You probably don’t have correct information about the tax impact of selling on eBay, or on eBay taxes in general. The right answer depends upon the distinctive nature of your selling activity.
There are three ways to use eBay as a sales avenue. Firstly, you can simply sell items you originally acquired for personal use. This can include property you purchased, inherited, or received as a gift. Selling a first edition of Melville that you bought in 1979 or grandma’s diamond necklace you inherited in 1988 is a lot different than selling items you recently acquired specifically for resale.
When you buy stuff that you plan to sell, you are a trader. Doing this as a hobby is the second type of eBay seller. If you trade often enough, you’re probably engaged in a business activity. That’s the third type of eBay seller.
When considering taxes on eBay sales, don’t think you’re off the hook from owing the US Treasury if you don’t have a business. The Internal Revenue Service considers everything you own as a capital asset. Selling it for a gain is therefore a taxable event. You owe capital gain tax and possibly a lot of it if the item is classified as a collectible for tax purposes.
This means you have to know the acquisition date and cost basis for all of your stuff. The capital gain is the difference between the sale proceeds and the cost basis. So keep track of how much you paid for that 1953 Mickey Mantle baseball card or the toy James Bond spy kit. You even need to know how much Mom paid in 1967 for that Star Trek lunch box you found in the attic. All will be subject to a capital gain tax.
The cost basis for items given to you is a little tricky. If you inherit something, your cost basis is the value on the decedent’s date of death. If it’s something extremely valuable, you might want an appraisal as of that date. Your best chance to obtain a fair market value is from the estate executor. A value is probably listed on the probate papers. It may be worth it to find an expert in the field, to help you with your eBay accounting needs.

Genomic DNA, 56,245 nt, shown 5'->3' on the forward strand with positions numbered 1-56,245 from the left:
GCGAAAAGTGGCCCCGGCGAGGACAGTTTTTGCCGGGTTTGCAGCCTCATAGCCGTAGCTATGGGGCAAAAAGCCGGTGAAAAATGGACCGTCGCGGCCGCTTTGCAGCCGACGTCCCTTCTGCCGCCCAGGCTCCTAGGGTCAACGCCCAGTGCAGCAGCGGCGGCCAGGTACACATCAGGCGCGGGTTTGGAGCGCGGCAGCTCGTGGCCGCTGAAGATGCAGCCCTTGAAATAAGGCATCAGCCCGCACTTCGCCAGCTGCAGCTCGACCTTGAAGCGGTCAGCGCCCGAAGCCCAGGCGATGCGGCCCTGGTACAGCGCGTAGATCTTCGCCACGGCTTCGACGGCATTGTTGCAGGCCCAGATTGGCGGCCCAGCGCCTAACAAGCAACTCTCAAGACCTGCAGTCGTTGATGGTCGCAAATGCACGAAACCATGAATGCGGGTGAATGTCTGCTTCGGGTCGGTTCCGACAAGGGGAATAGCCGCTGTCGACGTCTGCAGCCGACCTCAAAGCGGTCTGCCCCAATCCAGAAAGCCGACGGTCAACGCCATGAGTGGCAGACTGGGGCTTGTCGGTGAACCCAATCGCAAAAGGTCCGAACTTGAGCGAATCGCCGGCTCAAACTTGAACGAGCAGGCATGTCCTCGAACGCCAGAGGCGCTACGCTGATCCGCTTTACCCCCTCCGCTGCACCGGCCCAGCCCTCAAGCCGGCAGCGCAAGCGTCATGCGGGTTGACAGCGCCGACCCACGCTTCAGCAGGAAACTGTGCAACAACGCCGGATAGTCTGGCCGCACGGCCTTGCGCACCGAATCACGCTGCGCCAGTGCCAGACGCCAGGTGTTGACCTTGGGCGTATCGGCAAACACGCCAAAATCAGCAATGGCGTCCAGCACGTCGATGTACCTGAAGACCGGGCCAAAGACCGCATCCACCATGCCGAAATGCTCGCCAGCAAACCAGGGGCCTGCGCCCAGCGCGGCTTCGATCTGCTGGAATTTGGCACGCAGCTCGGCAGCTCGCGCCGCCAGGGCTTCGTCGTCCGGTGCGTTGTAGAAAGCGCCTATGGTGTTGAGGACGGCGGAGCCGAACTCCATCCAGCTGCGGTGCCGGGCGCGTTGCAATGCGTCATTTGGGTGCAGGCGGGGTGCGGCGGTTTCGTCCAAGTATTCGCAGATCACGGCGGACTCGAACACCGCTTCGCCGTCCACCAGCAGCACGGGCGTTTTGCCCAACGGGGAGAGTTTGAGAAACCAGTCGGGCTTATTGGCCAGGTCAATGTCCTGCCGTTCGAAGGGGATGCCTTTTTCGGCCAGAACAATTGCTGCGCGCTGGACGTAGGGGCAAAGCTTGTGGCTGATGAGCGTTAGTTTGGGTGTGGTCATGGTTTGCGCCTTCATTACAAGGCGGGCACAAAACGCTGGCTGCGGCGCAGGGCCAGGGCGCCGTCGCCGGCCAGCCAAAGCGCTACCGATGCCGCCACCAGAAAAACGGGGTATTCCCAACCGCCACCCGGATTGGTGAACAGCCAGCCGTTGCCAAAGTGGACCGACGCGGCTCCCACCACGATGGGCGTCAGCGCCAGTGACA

When you receive something as a gift from a living person, be sure to obtain the giver’s costs basis. Getting grandfather’s 1964 Mustang as a birthday gift also means obtaining his original $2,100 cost basis. In that case, expect a considerable tax on your eBay sale. But at least you have some basis to subtract from the sale proceeds. Don’t use a zero cost basis just because the property cost you nothing. That just causes you to owe even more capital gain tax.
Don’t bother reporting on your income tax return any losses from selling personal items. Losses on the sale of personal-use property are not deductible. Pay capital gain tax on the items you sell for more than your cost basis and forget about the things you sell for less than cost basis.
The situation is different if – instead of selling property you held for personal use – you sell items on eBay that you purchased for resale. I’ll detail that type of eBay tax in another blog post!
About the Author
David Heistein, CPA
Dave is co-founder and managing partner at Profitwise Accounting. Dave is a Certified Public Accountant in the state of California, as well as an advanced QuickBooks Pro Advisor and Instructor. As a small business owner, he is dedicated to educating and informing other business owners on bookkeeping and accounting matters.